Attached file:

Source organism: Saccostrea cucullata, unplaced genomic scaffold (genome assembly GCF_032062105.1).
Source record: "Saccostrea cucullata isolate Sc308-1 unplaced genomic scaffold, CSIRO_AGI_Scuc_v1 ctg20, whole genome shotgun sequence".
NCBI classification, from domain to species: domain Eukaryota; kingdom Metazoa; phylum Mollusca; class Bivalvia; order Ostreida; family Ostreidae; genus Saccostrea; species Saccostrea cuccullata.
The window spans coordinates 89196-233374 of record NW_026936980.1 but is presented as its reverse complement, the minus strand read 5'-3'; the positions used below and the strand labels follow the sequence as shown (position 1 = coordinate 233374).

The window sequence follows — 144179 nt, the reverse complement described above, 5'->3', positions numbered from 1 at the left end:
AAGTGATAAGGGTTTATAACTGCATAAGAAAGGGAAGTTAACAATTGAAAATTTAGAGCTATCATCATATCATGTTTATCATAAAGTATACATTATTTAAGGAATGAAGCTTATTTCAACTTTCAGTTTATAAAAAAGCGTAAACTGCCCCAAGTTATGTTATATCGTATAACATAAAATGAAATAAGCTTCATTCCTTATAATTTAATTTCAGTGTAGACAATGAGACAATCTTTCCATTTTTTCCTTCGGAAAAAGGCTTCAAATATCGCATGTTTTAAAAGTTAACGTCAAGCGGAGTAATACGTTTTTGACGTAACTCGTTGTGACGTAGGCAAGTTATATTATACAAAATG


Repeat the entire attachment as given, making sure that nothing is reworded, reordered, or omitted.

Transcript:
Source organism: Saccostrea cucullata, unplaced genomic scaffold (genome assembly GCF_032062105.1).
Source record: "Saccostrea cucullata isolate Sc308-1 unplaced genomic scaffold, CSIRO_AGI_Scuc_v1 ctg20, whole genome shotgun sequence".
NCBI classification, from domain to species: domain Eukaryota; kingdom Metazoa; phylum Mollusca; class Bivalvia; order Ostreida; family Ostreidae; genus Saccostrea; species Saccostrea cuccullata.
The window spans coordinates 89196-233374 of record NW_026936980.1 but is presented as its reverse complement, the minus strand read 5'-3'; the positions used below and the strand labels follow the sequence as shown (position 1 = coordinate 233374).

The window sequence follows — 144179 nt, the reverse complement described above, 5'->3', positions numbered from 1 at the left end:
AAGTGATAAGGGTTTATAACTGCATAAGAAAGGGAAGTTAACAATTGAAAATTTAGAGCTATCATCATATCATGTTTATCATAAAGTATACATTATTTAAGGAATGAAGCTTATTTCAACTTTCAGTTTATAAAAAAGCGTAAACTGCCCCAAGTTATGTTATATCGTATAACATAAAATGAAATAAGCTTCATTCCTTATAATTTAATTTCAGTGTAGACAATGAGACAATCTTTCCATTTTTTCCTTCGGAAAAAGGCTTCAAATATCGCATGTTTTAAAAGTTAACGTCAAGCGGAGTAATACGTTTTTGACGTAACTCGTTGTGACGTAGGCAAGTTATATTATACAAAATG